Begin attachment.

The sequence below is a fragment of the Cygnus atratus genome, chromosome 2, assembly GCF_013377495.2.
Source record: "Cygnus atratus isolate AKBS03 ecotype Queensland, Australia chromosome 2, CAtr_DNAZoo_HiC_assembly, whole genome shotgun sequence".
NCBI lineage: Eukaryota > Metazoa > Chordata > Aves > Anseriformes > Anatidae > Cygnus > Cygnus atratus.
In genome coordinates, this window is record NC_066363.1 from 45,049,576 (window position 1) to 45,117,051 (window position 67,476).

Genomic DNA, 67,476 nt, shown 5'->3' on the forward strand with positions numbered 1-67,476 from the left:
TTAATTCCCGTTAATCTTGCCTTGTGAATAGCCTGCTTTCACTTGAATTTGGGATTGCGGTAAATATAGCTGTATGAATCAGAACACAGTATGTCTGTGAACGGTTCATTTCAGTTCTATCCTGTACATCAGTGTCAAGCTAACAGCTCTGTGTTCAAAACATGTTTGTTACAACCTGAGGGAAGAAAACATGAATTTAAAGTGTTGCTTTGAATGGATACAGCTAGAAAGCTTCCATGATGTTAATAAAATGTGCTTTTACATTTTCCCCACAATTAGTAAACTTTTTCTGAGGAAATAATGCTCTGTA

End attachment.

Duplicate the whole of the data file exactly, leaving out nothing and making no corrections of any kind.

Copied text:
The sequence below is a fragment of the Cygnus atratus genome, chromosome 2, assembly GCF_013377495.2.
Source record: "Cygnus atratus isolate AKBS03 ecotype Queensland, Australia chromosome 2, CAtr_DNAZoo_HiC_assembly, whole genome shotgun sequence".
NCBI lineage: Eukaryota > Metazoa > Chordata > Aves > Anseriformes > Anatidae > Cygnus > Cygnus atratus.
In genome coordinates, this window is record NC_066363.1 from 45,049,576 (window position 1) to 45,117,051 (window position 67,476).

Genomic DNA, 67,476 nt, shown 5'->3' on the forward strand with positions numbered 1-67,476 from the left:
TTAATTCCCGTTAATCTTGCCTTGTGAATAGCCTGCTTTCACTTGAATTTGGGATTGCGGTAAATATAGCTGTATGAATCAGAACACAGTATGTCTGTGAACGGTTCATTTCAGTTCTATCCTGTACATCAGTGTCAAGCTAACAGCTCTGTGTTCAAAACATGTTTGTTACAACCTGAGGGAAGAAAACATGAATTTAAAGTGTTGCTTTGAATGGATACAGCTAGAAAGCTTCCATGATGTTAATAAAATGTGCTTTTACATTTTCCCCACAATTAGTAAACTTTTTCTGAGGAAATAATGCTCTGTA